Taiwan: The Tail that Wags Dogs

The Tail that Wags Dogs

by Michael McDevitt
October 1, 2005

This essay explores how Taiwan has been able to seize the political initiative from the three great powers in Northeast Asia—China, Japan, and the United States.

One of the fascinating aspects of the existing relationship between Taiwan, the People’s Republic of China (PRC), Japan, and the United States is the degree to which the Chen Shui–bian administration in Taipei has managed to seize the political initiative and put the three great powers of Northeast Asia in a reactive mode. Unfortunately, the way by which a small nation of only 23 million people has been able to accomplish this feat of diplomatic jujitsu is by stoking the coals of Taiwanese nationalism on the island to a point just short of crisis with the PRC. Washington and Tokyo have not been amused by the willingness of Taipei to play diplomatic “chicken” with Beijing because the stakes of a miscalculation by Taipei, Beijing, or both are so high for all concerned. The purpose of this paper is to explore this volatile situation and consider alternatives that could break the cycle of Taiwanese “provocation” eliciting great power response.

The main argument is that Taiwan’s leverage is derived from four interrelated factors, which are examined respectively in the first four sections of the paper:

  • Strategic considerations stemming from Taiwan’s geographic position in Northeast Asia lead Tokyo and Washington to prefer the status quo, while leading China to strive for reunification. The increasing power of the People’s Liberation Army (PLA), however, is making both Japan and the United States nervous of China’s intentions to change the status quo.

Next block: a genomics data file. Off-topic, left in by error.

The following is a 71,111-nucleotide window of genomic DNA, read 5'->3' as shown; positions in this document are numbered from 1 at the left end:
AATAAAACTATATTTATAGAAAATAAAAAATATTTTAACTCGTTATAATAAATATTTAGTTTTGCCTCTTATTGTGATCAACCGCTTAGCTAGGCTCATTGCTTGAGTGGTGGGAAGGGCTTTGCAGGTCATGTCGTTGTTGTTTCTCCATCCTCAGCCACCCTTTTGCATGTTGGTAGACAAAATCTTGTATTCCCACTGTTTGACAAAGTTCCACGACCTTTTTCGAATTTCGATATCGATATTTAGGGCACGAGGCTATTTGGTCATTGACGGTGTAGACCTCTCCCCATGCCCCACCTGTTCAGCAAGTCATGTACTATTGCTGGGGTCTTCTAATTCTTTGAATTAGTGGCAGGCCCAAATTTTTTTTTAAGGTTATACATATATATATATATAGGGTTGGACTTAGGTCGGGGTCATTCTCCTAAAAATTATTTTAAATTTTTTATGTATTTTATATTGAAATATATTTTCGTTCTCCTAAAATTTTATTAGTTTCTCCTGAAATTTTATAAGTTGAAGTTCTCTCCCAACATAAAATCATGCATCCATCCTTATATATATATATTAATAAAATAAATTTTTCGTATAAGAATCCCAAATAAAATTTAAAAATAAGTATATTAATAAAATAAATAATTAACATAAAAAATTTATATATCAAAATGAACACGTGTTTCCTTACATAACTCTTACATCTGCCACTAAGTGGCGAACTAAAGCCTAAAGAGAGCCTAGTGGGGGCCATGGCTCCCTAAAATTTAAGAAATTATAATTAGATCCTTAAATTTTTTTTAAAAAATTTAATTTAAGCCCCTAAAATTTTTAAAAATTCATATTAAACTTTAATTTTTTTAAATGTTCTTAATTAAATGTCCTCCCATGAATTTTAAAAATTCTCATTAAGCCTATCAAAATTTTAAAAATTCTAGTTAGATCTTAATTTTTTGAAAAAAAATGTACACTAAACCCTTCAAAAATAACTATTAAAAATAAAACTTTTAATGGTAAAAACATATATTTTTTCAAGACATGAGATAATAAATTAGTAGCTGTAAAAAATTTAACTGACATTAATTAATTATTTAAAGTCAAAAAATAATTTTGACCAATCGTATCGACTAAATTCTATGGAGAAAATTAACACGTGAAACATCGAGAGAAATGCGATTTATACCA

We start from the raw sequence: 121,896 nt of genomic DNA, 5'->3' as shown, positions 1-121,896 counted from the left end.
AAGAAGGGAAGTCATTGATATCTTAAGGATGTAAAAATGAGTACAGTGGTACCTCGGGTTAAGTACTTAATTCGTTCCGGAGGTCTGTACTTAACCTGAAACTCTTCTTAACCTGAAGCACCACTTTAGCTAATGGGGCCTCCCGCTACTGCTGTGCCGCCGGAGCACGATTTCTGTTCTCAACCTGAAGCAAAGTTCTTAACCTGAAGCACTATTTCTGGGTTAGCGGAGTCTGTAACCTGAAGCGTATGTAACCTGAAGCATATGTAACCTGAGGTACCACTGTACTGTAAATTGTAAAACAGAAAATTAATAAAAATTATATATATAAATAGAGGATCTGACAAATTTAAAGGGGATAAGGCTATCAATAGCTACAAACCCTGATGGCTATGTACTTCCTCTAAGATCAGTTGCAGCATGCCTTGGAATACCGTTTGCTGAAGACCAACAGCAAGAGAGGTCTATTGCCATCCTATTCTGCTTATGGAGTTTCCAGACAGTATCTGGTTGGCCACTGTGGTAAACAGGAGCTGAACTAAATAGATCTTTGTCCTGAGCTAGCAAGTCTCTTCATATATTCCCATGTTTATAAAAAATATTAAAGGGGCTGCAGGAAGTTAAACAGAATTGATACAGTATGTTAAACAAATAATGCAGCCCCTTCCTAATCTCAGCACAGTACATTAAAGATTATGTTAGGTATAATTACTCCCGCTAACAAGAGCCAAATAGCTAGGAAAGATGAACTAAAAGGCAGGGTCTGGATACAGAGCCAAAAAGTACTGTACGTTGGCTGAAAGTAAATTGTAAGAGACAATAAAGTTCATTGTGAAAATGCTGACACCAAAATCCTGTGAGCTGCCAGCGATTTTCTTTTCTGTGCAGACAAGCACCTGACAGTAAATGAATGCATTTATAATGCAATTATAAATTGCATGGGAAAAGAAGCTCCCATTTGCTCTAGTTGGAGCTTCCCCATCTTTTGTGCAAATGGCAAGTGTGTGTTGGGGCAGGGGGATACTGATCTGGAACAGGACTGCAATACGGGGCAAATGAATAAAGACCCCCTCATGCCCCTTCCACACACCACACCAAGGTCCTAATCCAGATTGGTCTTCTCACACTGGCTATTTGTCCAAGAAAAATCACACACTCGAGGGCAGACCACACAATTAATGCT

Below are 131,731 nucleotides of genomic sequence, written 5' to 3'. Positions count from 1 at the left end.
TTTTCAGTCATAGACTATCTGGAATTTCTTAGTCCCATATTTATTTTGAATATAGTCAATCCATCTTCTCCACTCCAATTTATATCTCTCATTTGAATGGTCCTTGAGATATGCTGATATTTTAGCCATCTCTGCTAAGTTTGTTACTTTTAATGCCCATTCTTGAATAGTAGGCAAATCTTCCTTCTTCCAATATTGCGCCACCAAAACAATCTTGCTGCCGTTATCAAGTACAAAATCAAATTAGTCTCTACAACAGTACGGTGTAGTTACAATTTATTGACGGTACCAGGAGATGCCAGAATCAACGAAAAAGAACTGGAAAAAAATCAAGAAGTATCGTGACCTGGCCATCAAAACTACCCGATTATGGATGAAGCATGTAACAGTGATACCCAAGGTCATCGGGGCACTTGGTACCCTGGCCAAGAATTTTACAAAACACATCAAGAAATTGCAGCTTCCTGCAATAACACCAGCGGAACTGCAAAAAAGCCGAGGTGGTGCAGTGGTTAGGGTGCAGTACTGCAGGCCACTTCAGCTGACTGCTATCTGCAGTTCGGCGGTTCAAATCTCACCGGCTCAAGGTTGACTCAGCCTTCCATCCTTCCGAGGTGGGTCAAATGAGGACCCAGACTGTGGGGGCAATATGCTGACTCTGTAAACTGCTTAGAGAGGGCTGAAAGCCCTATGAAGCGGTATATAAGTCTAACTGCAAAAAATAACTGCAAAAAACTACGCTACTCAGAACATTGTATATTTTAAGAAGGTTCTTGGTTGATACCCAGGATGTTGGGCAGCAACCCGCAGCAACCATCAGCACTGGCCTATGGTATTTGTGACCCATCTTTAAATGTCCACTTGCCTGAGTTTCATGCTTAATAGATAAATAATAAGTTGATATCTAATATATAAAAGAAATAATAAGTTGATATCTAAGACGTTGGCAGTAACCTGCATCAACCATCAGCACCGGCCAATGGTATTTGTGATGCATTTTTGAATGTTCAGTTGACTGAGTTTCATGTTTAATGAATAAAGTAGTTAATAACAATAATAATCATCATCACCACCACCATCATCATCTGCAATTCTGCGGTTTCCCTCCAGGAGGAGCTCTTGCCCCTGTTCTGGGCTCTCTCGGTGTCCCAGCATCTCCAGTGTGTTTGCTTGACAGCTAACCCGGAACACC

• Shared democratic values and the fact that the “democracy issue” has greatly prolonged the timetable for reunification give Taipei political influence in both Washington and Tokyo.
  • China’s constant threats of force actually empower Taipei in its relationship with Washington, and cause the United States to plan for the worst.
  • Taiwan is a litmus test of U.S. credibility as an ally, which in turn creates a perception on the island that U.S. military backing can be relied upon unconditionally. The United States should work to ensure that America’s position in the region and its value to Asian nations as the balancer against China would survive a Taipei–provoked conflict should the United States choose not to become directly involved. Washington can strive to achieve this by undertaking extensive consultations with Japan designed to ensure that Tokyo does not lose confidence in Washington and that the U.S.–Japan alliance remains strong.

While Taipei has been effective in drawing the United States into a de